How to Shop Like a Japanese Minimalist
If you want to induce a case of nausea, download your spending report from Amazon. I did, and found I’d purchased 179 items last year. That’s about a purchase every two days. I could sit here and justify, “Well, I have kids and I’m buying cupcake flavored dental floss online to make my life more convenient.” But I’m not going to. Because clearly, 179 items is too much time and money spent at Amazon. And that’s just one vendor. Most of us shop at multiple places—online and in person.
And where does all this stuff end up? Strewn all over the joint. According to The Los Angeles Times, the average American home has 300,000 items in it. One could go the route of Fumio Sasaki, the author of the forthcoming book Goodbye, Things: The New Japanese Minimalism. The Tokyo-based resident adopted a minimalist lifestyle and no longer even owns chairs or a bed. While that’s extreme, I’m drawn to the idea of focusing more on the essentials. Where to start: Staunching the flow of what comes into my home. You might not live in a 200-square-foot Tokyo studio apartment with only a vacuum cleaner to sit on, but here are eight ways to shop more mindfully.
- Harden the target. Unsubscribe to marketing emails and as many physical catalogs and promotions as you can. (PaperKarma is handy for the onslaught of paper mailers.)
- Become a slave to your list. Buy only what’s on the shopping list. If it’s not on the list, it’s not happening.
- Sleep on it. Sure, click on that purchase. But tomorrow, after you’re had a good night’s rest. See if you even remember it in the morning.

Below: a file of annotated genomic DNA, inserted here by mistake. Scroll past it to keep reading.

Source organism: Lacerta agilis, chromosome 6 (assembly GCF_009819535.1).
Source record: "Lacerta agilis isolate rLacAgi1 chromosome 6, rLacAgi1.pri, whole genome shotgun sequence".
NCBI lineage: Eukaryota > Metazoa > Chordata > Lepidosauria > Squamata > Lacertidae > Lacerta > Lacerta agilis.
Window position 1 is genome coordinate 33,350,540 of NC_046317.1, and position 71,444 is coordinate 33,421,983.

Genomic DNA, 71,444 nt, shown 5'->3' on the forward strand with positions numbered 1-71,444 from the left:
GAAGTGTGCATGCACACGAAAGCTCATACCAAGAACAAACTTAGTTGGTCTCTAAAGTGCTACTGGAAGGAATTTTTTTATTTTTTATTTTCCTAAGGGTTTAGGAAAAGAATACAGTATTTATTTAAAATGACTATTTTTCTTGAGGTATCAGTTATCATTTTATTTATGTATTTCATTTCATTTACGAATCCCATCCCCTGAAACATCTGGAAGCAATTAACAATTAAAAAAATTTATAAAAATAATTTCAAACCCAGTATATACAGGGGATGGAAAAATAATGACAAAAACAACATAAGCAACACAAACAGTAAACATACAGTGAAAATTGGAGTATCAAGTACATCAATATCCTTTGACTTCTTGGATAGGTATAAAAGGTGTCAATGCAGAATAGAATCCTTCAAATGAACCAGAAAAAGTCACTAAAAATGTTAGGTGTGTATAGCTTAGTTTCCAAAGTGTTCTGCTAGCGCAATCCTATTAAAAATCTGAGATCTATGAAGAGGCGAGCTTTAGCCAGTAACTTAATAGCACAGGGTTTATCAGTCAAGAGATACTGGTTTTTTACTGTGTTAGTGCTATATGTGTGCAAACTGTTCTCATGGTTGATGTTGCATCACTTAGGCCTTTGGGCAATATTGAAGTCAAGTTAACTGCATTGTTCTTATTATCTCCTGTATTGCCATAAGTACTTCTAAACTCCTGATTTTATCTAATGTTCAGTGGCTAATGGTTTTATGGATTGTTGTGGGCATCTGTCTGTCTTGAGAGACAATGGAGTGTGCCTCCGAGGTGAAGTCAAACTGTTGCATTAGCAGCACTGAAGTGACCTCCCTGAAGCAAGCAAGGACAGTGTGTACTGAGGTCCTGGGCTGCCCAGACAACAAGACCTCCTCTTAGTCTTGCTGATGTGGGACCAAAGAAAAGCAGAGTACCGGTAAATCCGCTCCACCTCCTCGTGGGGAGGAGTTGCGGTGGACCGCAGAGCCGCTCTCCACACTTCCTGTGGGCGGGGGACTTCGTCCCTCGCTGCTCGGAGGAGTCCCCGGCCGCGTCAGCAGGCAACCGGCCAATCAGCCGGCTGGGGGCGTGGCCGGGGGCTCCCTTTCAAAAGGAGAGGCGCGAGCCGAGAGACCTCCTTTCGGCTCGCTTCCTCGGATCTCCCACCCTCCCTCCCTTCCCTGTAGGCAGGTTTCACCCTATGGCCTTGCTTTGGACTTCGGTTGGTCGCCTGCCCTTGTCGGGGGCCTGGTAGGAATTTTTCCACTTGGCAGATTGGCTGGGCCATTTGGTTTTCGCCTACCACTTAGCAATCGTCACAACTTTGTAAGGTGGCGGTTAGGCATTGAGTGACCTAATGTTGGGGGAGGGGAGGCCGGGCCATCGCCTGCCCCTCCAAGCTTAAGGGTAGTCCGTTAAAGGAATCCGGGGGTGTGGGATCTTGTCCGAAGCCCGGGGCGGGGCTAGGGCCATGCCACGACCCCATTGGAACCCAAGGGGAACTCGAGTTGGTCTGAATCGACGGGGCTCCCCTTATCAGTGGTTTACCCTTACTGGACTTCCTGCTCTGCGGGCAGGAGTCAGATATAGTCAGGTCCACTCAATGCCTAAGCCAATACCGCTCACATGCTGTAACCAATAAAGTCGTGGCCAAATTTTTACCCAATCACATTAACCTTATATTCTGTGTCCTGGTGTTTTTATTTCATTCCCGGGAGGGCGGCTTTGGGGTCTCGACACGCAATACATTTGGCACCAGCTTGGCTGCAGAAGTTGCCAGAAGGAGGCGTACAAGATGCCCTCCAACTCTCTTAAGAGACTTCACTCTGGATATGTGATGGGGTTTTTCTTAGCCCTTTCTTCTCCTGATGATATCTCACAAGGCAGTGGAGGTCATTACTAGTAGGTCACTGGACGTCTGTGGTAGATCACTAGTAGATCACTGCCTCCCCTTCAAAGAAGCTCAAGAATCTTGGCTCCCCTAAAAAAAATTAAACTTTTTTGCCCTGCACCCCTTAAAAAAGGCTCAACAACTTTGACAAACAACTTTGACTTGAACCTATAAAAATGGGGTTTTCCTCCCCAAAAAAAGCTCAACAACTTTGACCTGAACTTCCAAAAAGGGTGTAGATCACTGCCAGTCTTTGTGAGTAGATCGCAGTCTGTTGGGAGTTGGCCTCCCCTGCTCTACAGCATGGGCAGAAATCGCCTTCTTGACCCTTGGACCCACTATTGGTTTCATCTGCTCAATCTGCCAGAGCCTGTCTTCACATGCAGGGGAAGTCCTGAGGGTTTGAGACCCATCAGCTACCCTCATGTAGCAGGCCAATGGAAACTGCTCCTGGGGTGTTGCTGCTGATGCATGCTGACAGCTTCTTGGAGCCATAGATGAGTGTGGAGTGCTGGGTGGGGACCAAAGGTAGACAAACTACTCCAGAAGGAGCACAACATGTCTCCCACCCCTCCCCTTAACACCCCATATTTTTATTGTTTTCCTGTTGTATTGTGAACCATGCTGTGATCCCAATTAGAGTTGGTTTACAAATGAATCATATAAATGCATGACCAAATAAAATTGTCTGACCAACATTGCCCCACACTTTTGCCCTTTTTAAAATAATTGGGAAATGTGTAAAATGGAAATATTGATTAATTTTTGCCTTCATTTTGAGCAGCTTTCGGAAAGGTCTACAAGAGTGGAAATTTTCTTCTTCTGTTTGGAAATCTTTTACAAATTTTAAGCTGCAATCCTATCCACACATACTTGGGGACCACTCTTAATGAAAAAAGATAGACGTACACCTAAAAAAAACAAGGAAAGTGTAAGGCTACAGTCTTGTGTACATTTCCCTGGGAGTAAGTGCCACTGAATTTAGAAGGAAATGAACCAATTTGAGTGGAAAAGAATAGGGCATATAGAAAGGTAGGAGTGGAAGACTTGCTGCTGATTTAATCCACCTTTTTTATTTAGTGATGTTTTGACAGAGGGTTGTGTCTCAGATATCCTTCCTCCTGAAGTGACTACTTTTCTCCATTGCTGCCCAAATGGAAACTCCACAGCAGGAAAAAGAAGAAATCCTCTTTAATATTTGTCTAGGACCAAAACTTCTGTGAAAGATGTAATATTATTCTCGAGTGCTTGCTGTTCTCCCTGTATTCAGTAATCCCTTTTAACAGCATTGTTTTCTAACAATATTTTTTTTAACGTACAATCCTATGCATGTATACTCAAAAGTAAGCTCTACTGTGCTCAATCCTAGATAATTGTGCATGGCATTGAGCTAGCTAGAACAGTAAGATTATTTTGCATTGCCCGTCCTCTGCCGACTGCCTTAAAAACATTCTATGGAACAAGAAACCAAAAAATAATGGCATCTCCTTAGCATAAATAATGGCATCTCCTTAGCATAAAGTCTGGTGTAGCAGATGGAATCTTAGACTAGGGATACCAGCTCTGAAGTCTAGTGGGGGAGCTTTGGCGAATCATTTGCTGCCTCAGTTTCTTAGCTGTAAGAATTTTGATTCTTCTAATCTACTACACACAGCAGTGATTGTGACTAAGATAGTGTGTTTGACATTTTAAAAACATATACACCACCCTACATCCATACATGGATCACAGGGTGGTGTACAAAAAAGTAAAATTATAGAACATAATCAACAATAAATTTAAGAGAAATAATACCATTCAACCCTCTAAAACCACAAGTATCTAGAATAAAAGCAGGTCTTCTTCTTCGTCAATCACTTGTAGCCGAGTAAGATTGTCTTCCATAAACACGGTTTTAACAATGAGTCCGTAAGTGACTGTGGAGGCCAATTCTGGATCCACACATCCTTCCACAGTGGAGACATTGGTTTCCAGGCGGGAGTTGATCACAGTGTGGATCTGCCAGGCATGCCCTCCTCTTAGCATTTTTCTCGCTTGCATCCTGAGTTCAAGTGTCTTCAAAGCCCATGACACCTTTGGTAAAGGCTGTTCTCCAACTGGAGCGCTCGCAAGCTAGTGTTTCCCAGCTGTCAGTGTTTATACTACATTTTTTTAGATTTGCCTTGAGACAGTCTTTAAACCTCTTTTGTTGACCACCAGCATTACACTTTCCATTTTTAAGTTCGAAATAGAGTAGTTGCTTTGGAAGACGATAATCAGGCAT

- Experiences, not things. For those prone to shopping to alleviate boredom, sadness or anger, come up with some comforts that will work instead: A book club, pedicure, yoga class, cooking dinner with a friend, a good new movie, etc.
- Ask questions. “Where will it go now?” and “Where will this be in six months?” are two important considerations.
- Shop without a cart. Just use the hand basket. It’s much harder to get carried away.
- Unshop. Pretend you’re on a game show. What can come out of your shopping cart, arms or basket? Feel grateful for the space you’re creating in your home by not bringing anything new in.
Focus on the long term. Joshua Becker, a prominent minimalist author, points out that rearranging, or organizing our belongings, may be satisfying but is a temporary solution. Bringing in less, on the other hand, forces us to evaluate our lives and values, and helps us focus more on our life’s true calling. Don’t declutter, he says, de-own.
By the way, here’s how to see how much you’ve spent on Amazon. Brace yourself.